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State Lawmakers File Bill To Lower Repeat Teen Pregnancies

By Terry Gildea, Texas Public Radio

http://stream.publicbroadcasting.net/production/mp3/kera/local-kera-820868.mp3

Dallas, TX –

Senator Leticia Van De Putte and Representative Mike Villareal have sponsored three bills that would allow teen moms 16 years and older who already have a child access to family planning services. Those costs would be covered by the Children's Health Insurance Program or CHIP. But the services would not include abortion or emergency contraception. Dr. Janet Realini is President of Healthy Futures, a group dedicated to reducing teen pregnancies. She says the legislation would help women make better choices about when to have their second child.

Realini: It's that we want parents to be prepared. Physically, emotionally, financially, educationally, we want them to be able to have things ready to welcome that child.

Van De Putte and Villareal filed a more comprehensive bill in the last legislative session to decrease the number of unintended pregnancies. They had the support of only three Republicans. Among them were San Antonio Senator Jeff Wentworth and Representative Joe Straus. Strauss has now become House Speaker. Van De Putte says the window to pass these bills may finally be open.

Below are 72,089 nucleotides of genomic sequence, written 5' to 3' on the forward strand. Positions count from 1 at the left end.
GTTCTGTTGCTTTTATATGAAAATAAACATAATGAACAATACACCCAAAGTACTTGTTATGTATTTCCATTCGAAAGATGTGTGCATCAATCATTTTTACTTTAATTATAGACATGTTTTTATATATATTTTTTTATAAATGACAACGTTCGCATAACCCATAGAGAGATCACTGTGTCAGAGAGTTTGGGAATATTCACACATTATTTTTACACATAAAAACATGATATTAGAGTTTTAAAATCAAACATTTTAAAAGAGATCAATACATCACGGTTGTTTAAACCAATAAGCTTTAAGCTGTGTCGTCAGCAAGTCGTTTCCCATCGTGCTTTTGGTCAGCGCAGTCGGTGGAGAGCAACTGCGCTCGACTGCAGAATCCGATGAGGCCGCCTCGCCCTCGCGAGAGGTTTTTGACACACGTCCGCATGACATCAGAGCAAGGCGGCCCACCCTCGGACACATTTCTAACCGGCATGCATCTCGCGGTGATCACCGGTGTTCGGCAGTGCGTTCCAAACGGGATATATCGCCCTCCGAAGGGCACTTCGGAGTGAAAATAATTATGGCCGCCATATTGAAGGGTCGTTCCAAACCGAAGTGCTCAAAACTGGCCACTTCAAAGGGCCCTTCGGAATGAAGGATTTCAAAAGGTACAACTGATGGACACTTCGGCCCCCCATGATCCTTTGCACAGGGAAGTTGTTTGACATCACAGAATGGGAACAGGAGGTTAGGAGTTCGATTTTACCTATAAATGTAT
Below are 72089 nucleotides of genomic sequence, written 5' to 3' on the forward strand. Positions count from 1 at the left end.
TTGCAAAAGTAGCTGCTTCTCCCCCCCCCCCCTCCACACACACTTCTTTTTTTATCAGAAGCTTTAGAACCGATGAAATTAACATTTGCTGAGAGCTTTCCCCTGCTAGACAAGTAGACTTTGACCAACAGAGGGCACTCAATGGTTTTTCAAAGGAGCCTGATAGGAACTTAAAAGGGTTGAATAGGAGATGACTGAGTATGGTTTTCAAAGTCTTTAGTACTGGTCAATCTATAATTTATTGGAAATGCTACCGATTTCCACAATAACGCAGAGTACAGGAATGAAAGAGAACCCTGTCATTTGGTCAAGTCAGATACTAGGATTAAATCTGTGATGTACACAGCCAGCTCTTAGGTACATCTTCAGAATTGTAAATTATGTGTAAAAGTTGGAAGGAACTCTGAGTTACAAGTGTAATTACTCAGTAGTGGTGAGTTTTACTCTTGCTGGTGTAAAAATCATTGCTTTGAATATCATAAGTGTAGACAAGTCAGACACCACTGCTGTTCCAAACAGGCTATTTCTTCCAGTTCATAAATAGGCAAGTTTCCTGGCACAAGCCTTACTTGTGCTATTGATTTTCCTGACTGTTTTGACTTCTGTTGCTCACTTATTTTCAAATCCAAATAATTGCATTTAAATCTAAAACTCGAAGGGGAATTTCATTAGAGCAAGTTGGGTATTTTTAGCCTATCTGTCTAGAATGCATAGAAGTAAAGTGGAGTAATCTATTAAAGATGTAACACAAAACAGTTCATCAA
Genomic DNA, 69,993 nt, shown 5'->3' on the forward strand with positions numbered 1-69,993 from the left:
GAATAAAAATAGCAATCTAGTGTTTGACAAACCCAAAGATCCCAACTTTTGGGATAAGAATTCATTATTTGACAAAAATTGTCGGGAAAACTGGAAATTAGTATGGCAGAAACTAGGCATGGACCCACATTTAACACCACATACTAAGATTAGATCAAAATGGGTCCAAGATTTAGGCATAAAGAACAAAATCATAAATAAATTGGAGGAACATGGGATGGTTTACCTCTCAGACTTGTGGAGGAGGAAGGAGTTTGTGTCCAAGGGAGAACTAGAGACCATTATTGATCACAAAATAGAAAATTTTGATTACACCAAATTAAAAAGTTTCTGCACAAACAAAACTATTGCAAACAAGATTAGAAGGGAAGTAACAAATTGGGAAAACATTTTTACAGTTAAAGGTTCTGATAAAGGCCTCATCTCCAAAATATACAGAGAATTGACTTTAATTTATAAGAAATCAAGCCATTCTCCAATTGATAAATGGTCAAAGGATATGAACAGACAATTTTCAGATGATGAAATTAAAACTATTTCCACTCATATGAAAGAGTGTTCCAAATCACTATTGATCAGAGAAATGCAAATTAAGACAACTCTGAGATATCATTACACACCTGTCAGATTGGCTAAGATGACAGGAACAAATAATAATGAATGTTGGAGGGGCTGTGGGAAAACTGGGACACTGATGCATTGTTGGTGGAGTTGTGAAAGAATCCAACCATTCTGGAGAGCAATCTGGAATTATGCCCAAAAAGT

VanDePutte: Senator Wentworth is already very very supportive and has said that he will help us through the Senate. Speaker Strauss has not indicated one way or another on any bill. But what he has said is that he going to let the will of the house work.

Villareal says Strauss won't be directly supporting the bills, but sees his role as facilitator to make the legislature work.

Villareal: As long as the process is allowed to work so that we can vote our districts and put matters that are important to making differences in families lives first, I think these bills go further in the process and their odds of passage are much greater.

Villareal and Van De Putte hope to court lawmakers on both sides of the aisle to support the bills.

Terry Gildea, Texas Public Radio News.